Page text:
Belfast Telegraph

Northern Ireland university staff in early Brexit payday

Quite happy: Dr Merav Amir
Quite happy: Dr Merav Amir
Ryan McAleer

By Ryan McAleer

Queen's University, Belfast has told its 3,700 staff that they will be paid early this month because of Brexit.

The large workforce at the academic institution was informed on Thursday that wages will be transferred on March 27 following a decision by its Brexit operational working group.

The email pre-dated Thursday night's decision in Brussels to grant the UK an extension to Article 50 beyond March 29.

"As a result of the ongoing uncertainty relating to Brexit, the university has put in place a number of contingency plans to reassure our staff and reduce risks to business continuity," a spokesperson said.

"This includes the practical step of paying salaries earlier than usual for March 2019 to avoid any potential disruption and inconvenience in the unlikely event of banking or payments processing issues on the original withdrawal date of March 29.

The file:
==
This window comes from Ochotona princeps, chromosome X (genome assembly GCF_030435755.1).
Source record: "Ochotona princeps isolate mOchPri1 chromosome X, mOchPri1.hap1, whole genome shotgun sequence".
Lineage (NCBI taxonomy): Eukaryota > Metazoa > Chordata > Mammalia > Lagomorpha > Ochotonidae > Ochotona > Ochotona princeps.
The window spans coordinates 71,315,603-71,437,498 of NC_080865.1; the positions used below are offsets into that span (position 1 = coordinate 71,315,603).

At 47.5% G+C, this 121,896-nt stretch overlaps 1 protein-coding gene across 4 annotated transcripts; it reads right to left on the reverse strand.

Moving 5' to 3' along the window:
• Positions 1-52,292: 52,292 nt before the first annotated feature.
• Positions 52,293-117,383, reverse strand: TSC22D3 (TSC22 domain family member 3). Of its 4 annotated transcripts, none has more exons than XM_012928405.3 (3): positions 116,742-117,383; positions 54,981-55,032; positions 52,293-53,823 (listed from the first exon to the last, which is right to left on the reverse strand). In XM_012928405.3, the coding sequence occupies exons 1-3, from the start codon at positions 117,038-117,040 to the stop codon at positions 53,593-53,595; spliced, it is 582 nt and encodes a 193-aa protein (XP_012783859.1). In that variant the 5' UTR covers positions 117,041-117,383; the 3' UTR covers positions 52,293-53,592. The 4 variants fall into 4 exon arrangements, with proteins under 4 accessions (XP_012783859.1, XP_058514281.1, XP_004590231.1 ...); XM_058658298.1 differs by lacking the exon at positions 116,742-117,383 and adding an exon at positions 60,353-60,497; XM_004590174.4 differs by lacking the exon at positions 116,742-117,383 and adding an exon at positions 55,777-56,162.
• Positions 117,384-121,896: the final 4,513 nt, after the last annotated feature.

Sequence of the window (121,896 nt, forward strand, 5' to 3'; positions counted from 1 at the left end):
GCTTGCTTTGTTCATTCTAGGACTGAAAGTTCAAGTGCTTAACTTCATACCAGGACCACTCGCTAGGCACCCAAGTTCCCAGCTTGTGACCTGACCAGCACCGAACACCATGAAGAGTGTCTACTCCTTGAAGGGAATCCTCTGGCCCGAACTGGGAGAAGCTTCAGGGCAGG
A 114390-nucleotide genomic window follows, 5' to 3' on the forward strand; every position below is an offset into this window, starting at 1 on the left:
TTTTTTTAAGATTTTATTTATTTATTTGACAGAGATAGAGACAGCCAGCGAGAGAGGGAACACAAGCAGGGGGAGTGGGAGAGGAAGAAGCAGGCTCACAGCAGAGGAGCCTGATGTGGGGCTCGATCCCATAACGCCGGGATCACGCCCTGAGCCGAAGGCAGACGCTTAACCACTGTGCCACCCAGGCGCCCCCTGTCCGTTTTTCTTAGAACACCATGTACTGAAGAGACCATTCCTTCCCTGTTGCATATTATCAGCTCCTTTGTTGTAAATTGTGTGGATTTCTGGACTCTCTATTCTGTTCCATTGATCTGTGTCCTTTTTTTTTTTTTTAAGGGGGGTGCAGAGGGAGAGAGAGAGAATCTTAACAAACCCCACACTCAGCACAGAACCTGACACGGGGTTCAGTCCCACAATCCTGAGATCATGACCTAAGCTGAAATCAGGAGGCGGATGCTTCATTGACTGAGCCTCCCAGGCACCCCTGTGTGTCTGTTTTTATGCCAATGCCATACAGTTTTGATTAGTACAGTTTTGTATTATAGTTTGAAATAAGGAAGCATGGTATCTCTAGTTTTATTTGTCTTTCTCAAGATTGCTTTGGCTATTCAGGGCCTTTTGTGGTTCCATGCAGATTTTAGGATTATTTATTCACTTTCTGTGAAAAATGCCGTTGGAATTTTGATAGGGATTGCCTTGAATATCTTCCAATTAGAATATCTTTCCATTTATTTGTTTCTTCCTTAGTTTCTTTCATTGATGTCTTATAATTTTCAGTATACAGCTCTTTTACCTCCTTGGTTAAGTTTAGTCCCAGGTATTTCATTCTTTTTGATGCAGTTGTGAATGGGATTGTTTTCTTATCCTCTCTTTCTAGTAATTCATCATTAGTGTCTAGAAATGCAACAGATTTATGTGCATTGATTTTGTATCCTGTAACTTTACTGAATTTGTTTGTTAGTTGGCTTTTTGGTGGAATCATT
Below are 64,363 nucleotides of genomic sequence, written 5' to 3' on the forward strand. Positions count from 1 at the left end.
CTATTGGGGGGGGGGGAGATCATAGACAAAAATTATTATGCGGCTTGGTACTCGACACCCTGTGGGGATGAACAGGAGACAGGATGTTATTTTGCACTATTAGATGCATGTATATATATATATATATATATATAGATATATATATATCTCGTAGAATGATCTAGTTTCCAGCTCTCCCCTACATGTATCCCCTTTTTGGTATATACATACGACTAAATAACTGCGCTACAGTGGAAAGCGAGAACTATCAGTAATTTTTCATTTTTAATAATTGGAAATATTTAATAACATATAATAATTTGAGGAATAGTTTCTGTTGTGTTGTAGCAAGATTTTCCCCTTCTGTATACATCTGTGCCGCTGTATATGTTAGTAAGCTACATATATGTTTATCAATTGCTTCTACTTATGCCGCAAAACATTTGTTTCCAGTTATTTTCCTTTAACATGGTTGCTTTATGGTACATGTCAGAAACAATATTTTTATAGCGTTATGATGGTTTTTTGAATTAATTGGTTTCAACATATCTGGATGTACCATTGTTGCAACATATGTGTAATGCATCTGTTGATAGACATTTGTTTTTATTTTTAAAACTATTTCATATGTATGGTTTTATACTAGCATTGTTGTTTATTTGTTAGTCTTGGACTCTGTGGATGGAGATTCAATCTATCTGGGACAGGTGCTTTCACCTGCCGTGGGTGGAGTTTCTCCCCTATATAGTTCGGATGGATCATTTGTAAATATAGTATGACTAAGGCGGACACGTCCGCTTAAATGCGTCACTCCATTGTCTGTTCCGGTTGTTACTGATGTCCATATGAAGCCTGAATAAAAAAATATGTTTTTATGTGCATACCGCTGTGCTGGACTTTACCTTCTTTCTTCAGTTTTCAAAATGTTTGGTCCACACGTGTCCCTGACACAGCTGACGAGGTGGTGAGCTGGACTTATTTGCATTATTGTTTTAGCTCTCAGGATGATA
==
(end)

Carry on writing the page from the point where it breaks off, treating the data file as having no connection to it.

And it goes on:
"The university is also providing regular information events for international staff and dedicated web resources to keep staff and students informed as the situation evolves."

It's understood that the decision was not based on advice from Northern Ireland's four main banks. A source at one of the main banks said yesterday that it was not anticipating any issues around transactions on March 29, nor had it advised business customers to alter their pay schedules.

Sign In

Ulster University said yesterday that it was not changing its pay day, which falls on the last Thursday of every month.

The Department of Finance also confirmed that wages for civil servants will be paid as normal.

"DoF is not bringing forward the payment dates of NICS salaries due to Brexit or for any other reason. All salaries will be paid as normal," said a spokesperson.

The president of the University and Colleges Union at Queen's welcomed the development.

Dr Merav Amir said while the decision was not something the union was aware of, staff were "very happy" the university was taking the precautionary measure.

"Anything that will reduce the uncertainty that people have to face around this time, is a positive development from our perspective," she said.

"We're quite happy that they decided to do it."

Belfast Telegraph

Popular